Tips for getting a puppy from a reputable source

Getting a puppy is an exciting and joyous time for any family and the decision of where to obtain said puppy can be a difficult one.  More and more people are seeing puppy breeding as a profitable opportunity at the cost of the welfare of the dogs.  I’m sure you have seen the various posts across social media showing the conditions some of these ‘puppy farms’ are kept in.  The health and mental wellbeing of these farmed pups are poor and can lead to chronic illness and behavioural problems.  The government are in the process of cracking down on these unscrupulous breeders but there are always those that escape the cracks.

So how can a family in want of a puppy ensure that they are coming from a reputable source?  Below I have listed a few pointers for you to keep in mind when on the hunt for that new family addition.

  • Be careful of any breeder or seller who can sell you multiple breeds of puppy at the same time.  The ability to provide you with anything you ask for at any time is a classic sign of a puppy farmed animal.
  • As is the sellers refusal to let you see their home and the conditions the mum and pups are in, they usually ask to meet you to and exchange the puppy in a public place.  Service stations are very common drop off points for dodgy breeders to use.
  • A good breeder will require you to sign a contract that should include an agreement that states you must return the puppy to the breeder if you can no longer look after it or want to give it up.
  • Puppies should stay with their mothers for a minimum of 8 weeks before leaving.  The first weeks of a puppy’s life are crucial for learning and socialisation from their parents and littermates.
  • All puppies when ready to go to their new homes should be already chipped (this is a law requirement), wormed and had their first vaccinations.
  • A good breeder should be able to provide all the relevant health checks and genetic testing of the breeding parents to ensure a healthy litter.  Some breeds are prone to genetic defects and diseases that you can research once you’ve selected the breed you want.
  • A good breeder will let you come and view the litter, and at least the mother, several times before taking the your chosen pup home.  They will be starting the puppies toilet training and socialising them in preparation for living at home.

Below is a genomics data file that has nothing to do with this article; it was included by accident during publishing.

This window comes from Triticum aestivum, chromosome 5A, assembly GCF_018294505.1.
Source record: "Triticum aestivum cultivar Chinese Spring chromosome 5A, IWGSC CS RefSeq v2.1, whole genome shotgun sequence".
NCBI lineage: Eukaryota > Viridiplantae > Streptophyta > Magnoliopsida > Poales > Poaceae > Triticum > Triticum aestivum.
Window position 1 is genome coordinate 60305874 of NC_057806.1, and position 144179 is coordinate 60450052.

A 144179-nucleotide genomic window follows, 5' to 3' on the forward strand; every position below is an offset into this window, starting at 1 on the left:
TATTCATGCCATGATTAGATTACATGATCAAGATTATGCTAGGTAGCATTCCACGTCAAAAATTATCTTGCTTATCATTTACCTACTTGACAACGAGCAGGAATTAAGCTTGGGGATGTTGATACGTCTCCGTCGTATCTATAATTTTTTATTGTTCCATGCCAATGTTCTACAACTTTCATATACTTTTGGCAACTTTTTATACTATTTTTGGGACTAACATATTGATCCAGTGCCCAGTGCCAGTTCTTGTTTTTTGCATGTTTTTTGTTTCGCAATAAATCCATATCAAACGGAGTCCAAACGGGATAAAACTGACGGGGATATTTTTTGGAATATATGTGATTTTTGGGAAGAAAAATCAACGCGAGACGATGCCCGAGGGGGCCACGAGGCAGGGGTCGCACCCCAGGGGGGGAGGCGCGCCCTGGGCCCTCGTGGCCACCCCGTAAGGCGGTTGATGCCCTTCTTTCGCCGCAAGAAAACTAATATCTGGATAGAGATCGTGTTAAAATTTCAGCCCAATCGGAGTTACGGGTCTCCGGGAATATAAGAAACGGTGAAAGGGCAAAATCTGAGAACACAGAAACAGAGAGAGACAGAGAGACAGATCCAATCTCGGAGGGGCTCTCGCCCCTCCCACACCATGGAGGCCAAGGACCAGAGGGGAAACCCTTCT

• The condition the puppies and mum are living in are clean and well maintained with access to water.
  • Going with your gut is also a good indicator if something seems off.  If the people you are dealing with dodge questions or make you seem like you are being ‘too anal’ then back away.

You don’t have to get your puppy from a breeder, you can also find puppies at many rescue centres and charities.  These are usually the result of puppy farms or abandoned by people who cannot afford to look after or be bothered by a pregnant bitch.  You don’t get the so called ‘pedigree’ of a dog from a breeder but these pups are looked after and health checked by a vet.  A good charity will also require you to sign a contract when adopting a pup that will state the dog cannot be used to work and should be returned to the charity if you no longer want it.  They will often have a clause in the contract that state you need to take the puppy to puppy and/or socialisation classes.

The charity you choose should also follow the general guidelines I have laid out for breeders.  They will require you have a home check and will assess your suitability for the puppy you are wanting to adopt.  If you are unsure about the charity you are adopting from then make sure they have a registered charity number and don’t be afraid to ask around and research them online.

I hope this helps you to choose wisely when it comes to selecting where and from whom you get your new family member.  You can also seek advice from dog trainers and behaviourists should you still be unsure.  Many offer puppy matchmaking and consultations to help you decide on the best course of action for you and your family when it comes to picking a puppy.

Slow Down & Sniff

Do you and your dogs go for a sniff?  Since starting my dogs on the path of Scentwork I have really come to understand and be in awe of the power of a dogs nose.  They smell in Technicolor compared to our fuzzy black and white sense, they possess up to 300 million olfactory receptors in their noses, compared to about six million in us.  It’s estimated that up to 30% of their brain capacity is dedicated to scent and they even have a dedicated olfactory organ called the Vomeronasal organ.

The Rat Pack enjoying a root around the leaves.

So with this all in mind, it seems pretty obvious that sniffing while out on a walk is a big part of a dogs mental stimulation.  It’s great to take dog’s out for a good run about, chasing a ball or playing with doggy friends and I take my dogs out on these walks.  But I also go for a ‘sniff’.  I walk at their pace, stop when they stop to sniff and allow them to lead me on scent trails that take their fancy.  I’m in no rush, no pulling on leads to take them away from a particularly interesting smell, no calling them on, just mooching around.

Even though they aren’t getting the physical exhaustion, all that sniffing and processing is a great mental workout and relaxes your dog.  So why not give it a go next time.  Instead of a walk, go for sniff.

Welcome!

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This is a space for me to write out my thoughts on dog training, my dogs, and anything that basically crosses my mind.  If anyone has something they want me to discuss then send an email to info@ratpackdogservices.co.uk

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